Bactrim and Pregnancy
In studies on Bactrim and pregnancy, the drug increased the risk of cleft palate when it was given to pregnant animals. If Bactrim is taken late in pregnancy, it may also increase the risk of jaundice and kernicterus in a newborn. If you are taking Bactrim and pregnancy occurs, your healthcare provider will weigh the benefits and potential risks before making a recommendation.
Is Bactrim Safe During Pregnancy?
Bactrim® (sulfamethoxazole/trimethoprim) is a prescription antibiotic. At this time, it is not clear if Bactrim is safe for use during pregnancy. The manufacturer states that pregnant women should not take Bactrim, except in rare situations when the potential benefits outweigh the risks to the fetus.
What Is Pregnancy Category D?
The U.S. Food and Drug Administration (FDA) uses a pregnancy category system to classify the possible risks to a fetus when a specific medicine is taken during pregnancy. Pregnancy Category D is a classification given to medicines that have been shown to present a risk to the fetus in studies of pregnant women but may still offer benefits that outweigh the risks the drug presents. A pregnancy Category D medicine may still be given to a pregnant woman if the healthcare provider believes that the benefits to the woman outweigh the possible risks to the unborn child.
In animal studies, Bactrim increased the risk of cleft palate. Also, trimethoprim (one of the components of Bactrim) increased the risk of fetal death in rats. In humans, studies suggest that Bactrim may increase the risk of certain birth defects (like neural tube defects, heart problems, urinary tract defects, cleft palate, and club foot).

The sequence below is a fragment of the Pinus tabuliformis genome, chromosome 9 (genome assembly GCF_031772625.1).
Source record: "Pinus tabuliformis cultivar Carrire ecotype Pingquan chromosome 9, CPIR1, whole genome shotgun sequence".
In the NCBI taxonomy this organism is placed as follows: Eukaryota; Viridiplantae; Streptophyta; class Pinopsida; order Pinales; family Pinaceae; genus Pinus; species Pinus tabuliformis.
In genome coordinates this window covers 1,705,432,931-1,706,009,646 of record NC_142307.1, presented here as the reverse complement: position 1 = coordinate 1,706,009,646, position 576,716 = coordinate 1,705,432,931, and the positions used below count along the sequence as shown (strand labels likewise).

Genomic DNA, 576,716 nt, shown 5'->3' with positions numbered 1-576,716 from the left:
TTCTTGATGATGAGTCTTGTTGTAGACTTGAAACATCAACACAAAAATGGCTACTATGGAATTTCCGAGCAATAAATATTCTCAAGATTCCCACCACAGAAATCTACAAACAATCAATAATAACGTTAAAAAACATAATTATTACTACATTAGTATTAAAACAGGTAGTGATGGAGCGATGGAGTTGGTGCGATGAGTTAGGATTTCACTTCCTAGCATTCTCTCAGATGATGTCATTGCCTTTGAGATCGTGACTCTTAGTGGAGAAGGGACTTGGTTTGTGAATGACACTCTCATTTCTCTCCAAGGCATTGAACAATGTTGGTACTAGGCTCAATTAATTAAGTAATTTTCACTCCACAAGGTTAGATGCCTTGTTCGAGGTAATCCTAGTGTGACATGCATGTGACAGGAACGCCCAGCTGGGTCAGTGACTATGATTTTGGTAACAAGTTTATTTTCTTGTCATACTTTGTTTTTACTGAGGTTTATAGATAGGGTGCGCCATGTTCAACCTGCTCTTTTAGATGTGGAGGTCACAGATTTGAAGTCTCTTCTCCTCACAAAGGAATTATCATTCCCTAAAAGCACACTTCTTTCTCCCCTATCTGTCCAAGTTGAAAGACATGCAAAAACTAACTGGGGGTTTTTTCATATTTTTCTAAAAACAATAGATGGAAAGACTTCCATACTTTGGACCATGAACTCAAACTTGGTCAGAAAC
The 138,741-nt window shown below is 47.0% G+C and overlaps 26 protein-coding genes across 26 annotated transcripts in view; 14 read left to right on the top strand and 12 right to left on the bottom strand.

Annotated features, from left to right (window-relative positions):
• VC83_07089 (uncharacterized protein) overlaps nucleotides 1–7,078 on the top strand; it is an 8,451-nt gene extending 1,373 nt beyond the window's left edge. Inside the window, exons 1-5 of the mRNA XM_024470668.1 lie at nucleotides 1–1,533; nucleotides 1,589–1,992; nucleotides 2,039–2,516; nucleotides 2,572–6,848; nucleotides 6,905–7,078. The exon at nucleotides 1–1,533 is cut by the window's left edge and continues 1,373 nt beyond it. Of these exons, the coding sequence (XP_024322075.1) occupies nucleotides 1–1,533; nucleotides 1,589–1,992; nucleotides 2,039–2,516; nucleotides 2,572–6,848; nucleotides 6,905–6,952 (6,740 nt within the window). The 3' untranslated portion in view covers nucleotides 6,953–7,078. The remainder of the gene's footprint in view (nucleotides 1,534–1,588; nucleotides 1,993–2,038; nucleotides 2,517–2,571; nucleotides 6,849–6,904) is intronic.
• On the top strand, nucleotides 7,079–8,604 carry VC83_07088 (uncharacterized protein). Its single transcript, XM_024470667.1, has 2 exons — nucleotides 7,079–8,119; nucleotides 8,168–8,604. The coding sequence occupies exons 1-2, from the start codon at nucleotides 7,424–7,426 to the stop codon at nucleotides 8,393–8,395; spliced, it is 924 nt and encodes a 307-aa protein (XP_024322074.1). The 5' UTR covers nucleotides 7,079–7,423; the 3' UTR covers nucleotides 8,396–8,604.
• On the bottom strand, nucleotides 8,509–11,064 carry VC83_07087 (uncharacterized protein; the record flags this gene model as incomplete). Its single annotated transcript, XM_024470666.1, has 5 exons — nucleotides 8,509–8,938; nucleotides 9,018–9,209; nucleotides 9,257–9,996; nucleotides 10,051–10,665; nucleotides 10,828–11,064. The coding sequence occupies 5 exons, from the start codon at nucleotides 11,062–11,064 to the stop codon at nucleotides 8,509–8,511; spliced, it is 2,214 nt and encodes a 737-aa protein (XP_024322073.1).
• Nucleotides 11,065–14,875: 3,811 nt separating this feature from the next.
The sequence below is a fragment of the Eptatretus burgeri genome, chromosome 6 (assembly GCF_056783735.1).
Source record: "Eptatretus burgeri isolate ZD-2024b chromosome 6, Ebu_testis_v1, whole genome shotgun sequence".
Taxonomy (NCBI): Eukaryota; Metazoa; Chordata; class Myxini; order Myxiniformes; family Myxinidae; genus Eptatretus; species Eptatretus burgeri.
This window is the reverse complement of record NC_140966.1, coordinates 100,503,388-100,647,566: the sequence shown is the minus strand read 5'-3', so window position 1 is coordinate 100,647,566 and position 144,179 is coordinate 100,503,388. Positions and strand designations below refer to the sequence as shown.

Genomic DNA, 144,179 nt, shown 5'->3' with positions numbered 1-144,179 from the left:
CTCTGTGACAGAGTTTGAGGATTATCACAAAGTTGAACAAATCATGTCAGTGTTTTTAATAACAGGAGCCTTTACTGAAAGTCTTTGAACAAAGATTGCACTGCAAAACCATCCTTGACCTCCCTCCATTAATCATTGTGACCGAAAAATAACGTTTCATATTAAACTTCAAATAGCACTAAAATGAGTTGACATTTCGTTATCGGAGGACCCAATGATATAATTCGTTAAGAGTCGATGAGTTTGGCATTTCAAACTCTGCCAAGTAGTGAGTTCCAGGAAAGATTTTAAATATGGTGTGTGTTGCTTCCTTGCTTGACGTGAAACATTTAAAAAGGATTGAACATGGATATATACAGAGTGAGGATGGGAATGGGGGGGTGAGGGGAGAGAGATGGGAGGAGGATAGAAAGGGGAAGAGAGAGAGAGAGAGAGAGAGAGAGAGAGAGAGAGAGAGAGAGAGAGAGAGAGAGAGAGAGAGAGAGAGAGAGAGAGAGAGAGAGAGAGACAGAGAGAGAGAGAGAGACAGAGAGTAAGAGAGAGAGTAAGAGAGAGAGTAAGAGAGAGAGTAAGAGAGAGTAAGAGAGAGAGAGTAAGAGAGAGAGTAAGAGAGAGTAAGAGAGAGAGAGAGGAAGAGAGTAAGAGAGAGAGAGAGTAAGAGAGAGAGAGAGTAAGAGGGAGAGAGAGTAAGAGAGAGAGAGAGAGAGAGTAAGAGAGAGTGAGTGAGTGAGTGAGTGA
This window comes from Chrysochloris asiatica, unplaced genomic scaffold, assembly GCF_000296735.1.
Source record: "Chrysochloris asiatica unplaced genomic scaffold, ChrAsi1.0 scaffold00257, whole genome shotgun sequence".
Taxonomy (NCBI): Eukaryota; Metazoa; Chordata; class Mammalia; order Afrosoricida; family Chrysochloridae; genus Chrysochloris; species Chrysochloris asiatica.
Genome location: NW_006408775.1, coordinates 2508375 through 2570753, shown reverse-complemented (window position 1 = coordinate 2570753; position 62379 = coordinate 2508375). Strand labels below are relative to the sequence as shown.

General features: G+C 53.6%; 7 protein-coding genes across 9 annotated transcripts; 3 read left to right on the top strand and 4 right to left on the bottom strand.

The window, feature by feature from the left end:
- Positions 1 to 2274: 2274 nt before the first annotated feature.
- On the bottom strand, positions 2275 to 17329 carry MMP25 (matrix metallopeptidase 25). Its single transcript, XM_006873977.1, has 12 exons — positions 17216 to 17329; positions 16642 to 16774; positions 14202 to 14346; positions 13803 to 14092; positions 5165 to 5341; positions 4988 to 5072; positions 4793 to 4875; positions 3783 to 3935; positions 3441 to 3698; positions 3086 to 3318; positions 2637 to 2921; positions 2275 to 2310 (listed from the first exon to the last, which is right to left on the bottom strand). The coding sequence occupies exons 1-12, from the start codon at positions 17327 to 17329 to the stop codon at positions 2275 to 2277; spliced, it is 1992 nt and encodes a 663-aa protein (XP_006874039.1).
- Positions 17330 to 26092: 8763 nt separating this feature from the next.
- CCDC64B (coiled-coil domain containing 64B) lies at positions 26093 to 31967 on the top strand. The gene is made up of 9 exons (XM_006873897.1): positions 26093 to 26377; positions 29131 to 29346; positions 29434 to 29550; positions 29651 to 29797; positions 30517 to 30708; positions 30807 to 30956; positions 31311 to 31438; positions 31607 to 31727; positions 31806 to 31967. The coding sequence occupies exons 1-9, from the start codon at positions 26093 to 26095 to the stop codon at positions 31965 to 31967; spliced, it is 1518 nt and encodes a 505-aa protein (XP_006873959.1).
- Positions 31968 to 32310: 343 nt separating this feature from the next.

It is thought that the drug might contribute to birth defects by decreasing folic acid; if it is necessary for a pregnant woman to take Bactrim, a folic acid supplement at a higher-than-normal dose for a pregnant woman might be helpful.
Of possibly greater concern, Bactrim might increase the risk of jaundice and, theoretically, kernicterus (brain damage caused by severe jaundice) in the newborn, especially if a pregnant woman takes Bactrim late in pregnancy.
A pregnancy Category D medicine may be given to a pregnant woman if a healthcare provider believes that the benefits to the woman outweigh any possible risks to the unborn child. If other, more suitable antibiotics are available (and are likely to be effective for treating a particular infection), Bactrim should be avoided. However, if the drug appears to be necessary to treat an infection, the benefits may outweigh the potential risks.